Anne Houston is a consultant, coach and Social Enterprise Academy Facilitator based in Glasgow. She has worked at senior management level over the last 25 years in the public sector, is qualified in Neuro Linguistic Programming and Social Auditing, as well as being an accredited coach with the UK Association for Coaching.
Among all the qualities that are valued and quoted in management or leadership theories, very rarely do we hear about the importance of kindness.
Why? Is it deemed to be too ‘soft’ or too ‘touchy-feeling’, or just that it seemingly has no direct impact on the bottom line? Quite the opposite is true in reality. Kindness can affect all aspects of business and can lead to more focused, resilient and productive workers who will be more likely to work hard and produce great results.
What does kindness in the workplace look like?
Acts of kindness in the workplace (and in the wider world around us) can be defined in many different ways. Some acts are big, some are small, but all are important:
- Stopping to say hello to a colleague despite pressing deadlines of the day
- Lifting your head from your desk to notice what is going on for those around you
- Noticing and offering help to a colleague who is struggling with their work
- Recognising when you could, and offering to, do something that makes a difference to your colleagues day
- Paying attention to people rather than ‘stuff’
- Find out something new about your colleagues
- Pass on your knowledge and skills to younger colleagues
How can acts of kindness benefit both people and business?
In a survey completed by Random Act of Kindness, it was reported that half of participants reported feeling ‘stronger and more energetic after helping others; many also reported feeling calmer and less depressed, withincreased feelings of self-worth’.
Martin Seligman in his work ‘Authentic Happiness’ recognised the importance of kindness to others as a key resilience tool. His research found that just one random act of kindness each day could be proven to make a significant difference to our ability to deal with stress and challenges at work. And yet, all too often we do the opposite. We strive to keep our heads down, to not engage with others, to do things alone and we don’t go out of our way to support others during tough moments.
Some people work on the premise of ‘you’ve got to be cruel to be kind’, but how does this play out at work? Does it mean losing your temper with someone to convey the message that something needs to change? Not promoting someone because they’re not delivering results; without giving them constructive feedback or support? Potentially damaging relationships in order to get the output and results that you need?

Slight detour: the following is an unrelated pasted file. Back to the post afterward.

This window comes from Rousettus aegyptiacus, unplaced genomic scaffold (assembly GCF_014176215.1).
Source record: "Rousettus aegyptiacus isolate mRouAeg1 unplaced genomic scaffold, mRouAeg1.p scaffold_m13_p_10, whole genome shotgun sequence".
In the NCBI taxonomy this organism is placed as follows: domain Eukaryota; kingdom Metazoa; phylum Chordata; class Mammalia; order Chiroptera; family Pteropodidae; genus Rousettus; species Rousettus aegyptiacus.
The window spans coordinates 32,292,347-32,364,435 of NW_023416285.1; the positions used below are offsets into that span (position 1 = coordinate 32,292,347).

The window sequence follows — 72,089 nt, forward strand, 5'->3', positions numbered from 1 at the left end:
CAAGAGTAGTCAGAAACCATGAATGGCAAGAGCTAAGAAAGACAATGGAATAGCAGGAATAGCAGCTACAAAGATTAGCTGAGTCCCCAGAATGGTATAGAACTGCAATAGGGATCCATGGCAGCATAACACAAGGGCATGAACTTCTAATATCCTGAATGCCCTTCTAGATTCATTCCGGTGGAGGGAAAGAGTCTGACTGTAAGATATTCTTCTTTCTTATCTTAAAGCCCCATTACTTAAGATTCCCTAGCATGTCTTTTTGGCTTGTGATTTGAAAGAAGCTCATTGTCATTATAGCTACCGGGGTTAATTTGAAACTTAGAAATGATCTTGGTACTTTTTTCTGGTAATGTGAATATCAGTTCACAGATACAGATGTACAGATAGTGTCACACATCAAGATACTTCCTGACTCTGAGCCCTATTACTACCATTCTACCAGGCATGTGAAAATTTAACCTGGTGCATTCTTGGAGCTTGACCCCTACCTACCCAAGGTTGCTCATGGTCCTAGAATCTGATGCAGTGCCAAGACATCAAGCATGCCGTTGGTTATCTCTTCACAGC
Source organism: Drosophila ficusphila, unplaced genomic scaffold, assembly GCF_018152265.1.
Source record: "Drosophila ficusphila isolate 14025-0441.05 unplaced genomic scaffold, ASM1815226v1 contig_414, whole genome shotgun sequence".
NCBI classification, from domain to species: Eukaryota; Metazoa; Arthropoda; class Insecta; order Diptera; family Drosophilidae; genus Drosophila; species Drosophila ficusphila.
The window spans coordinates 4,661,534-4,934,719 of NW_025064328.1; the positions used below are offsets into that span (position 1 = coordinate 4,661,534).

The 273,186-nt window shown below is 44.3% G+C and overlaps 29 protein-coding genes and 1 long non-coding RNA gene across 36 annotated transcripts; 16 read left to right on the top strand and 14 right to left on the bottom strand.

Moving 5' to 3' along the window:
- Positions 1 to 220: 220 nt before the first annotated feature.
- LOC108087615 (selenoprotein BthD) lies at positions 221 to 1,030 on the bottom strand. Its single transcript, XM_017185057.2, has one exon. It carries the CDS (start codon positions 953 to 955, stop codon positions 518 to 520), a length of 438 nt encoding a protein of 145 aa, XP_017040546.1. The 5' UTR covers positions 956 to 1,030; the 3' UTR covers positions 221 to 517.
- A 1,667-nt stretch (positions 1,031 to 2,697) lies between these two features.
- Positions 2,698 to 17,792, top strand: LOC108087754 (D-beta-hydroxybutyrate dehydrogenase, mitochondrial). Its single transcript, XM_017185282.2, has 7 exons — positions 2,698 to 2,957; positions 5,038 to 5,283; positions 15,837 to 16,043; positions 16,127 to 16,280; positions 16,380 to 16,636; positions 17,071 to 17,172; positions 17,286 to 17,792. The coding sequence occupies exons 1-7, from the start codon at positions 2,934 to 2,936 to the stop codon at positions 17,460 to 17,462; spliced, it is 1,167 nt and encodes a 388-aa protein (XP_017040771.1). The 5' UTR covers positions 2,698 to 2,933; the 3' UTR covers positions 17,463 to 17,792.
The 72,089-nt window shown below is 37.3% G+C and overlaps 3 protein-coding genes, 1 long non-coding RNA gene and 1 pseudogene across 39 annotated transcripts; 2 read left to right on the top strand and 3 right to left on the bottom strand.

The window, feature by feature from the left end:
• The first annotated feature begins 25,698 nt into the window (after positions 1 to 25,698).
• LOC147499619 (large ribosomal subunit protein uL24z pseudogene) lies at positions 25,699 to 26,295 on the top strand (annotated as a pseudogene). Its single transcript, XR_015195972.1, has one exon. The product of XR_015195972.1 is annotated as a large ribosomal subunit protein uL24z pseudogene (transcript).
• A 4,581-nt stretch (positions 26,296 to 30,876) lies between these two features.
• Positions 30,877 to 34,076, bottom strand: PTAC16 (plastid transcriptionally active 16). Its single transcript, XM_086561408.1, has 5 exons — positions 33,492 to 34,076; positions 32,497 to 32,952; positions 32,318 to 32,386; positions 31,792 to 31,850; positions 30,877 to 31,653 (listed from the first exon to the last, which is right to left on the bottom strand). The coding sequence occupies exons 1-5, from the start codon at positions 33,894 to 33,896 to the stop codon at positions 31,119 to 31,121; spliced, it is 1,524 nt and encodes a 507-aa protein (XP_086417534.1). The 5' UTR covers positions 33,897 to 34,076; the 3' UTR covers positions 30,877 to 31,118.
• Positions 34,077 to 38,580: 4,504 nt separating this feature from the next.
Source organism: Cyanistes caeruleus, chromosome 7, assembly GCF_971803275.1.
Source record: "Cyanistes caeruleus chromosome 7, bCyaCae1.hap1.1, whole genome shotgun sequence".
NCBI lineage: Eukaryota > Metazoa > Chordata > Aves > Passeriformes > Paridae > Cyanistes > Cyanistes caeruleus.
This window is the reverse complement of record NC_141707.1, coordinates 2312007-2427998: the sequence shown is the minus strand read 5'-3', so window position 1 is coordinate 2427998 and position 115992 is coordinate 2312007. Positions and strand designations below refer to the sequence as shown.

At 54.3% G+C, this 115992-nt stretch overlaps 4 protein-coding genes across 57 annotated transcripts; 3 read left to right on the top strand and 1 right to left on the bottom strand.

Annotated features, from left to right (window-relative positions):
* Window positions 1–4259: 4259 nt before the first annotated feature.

Daniel Goleman talks about the importance of investing in a positive emotional bank balance in our working relationships as a means of creating a healthy and productive workplace. Goleman talks about paying into or investing in emotional bank accounts in order to make people feel valued, appreciated and understood.
As the amount in these emotional bank accounts grows, you can see many benefits from this. Workers output will begin to increase as they feel valued in what they do. If you need extra from your colleagues you’re more likely to receive it as they know they and their work are appreciated. New ideas and concepts will be put forward as workers know they are understood and their suggestions are appreciated. All of this contributes towards a more positive work environment and a more successful organisation.
Everyone can be kind
If you’ve ever heard the phrase ‘manners cost nothing’, then you’ll know that kindness also costs nothing, but it can be more difficult for some to recognise when kindness is required than for others.
In the world of personality preference, of course there are those who more naturally notice what is happening with those around them and who focus more on people rather than tasks. There are also those who may find that approach slightly irrational and possibly patronising, preferring to focus solely on the tasks they have to complete.
So, is it possible for those less inclined to notice and be interested in the people around them to become more predisposed to kindness? Yes, absolutely. Dr Ritchie Davidson from the University of Wisconsin says that learning to be caring and kind is “kind of like weight training, we found that people can actually build up their compassion ‘muscle’ and respond to others…with care and a desire to help" .
By actively practicing kindness to others we and those around us begin to experience positive benefits from it. “Witnessing acts of kindness produces oxytocin, which aids in lowering blood pressure and improving our overall heart-health. Oxytocin also increases our self-esteem and optimism” .
Being kind to ourselves
Finally, and crucially, the person we need to be most kind to is ourselves. We need to invest in ourselves first.
Evidence shows that small changes every day can make the largest cumulative difference. Whether that means making time to get back to the yoga classes we used to love but got too busy for, spending more time with those we love or consciously stepping away from technology when it’s having a negative impact - these are the things that must be prioritised.
By being kind to ourselves first, we’re more likely to be able to pass that kindness on to those around us. And wouldn’t the world be a much better place with a little more kindness in it?
How can you re-capture the art of kindness today to enrich your life and the lives of those around you?
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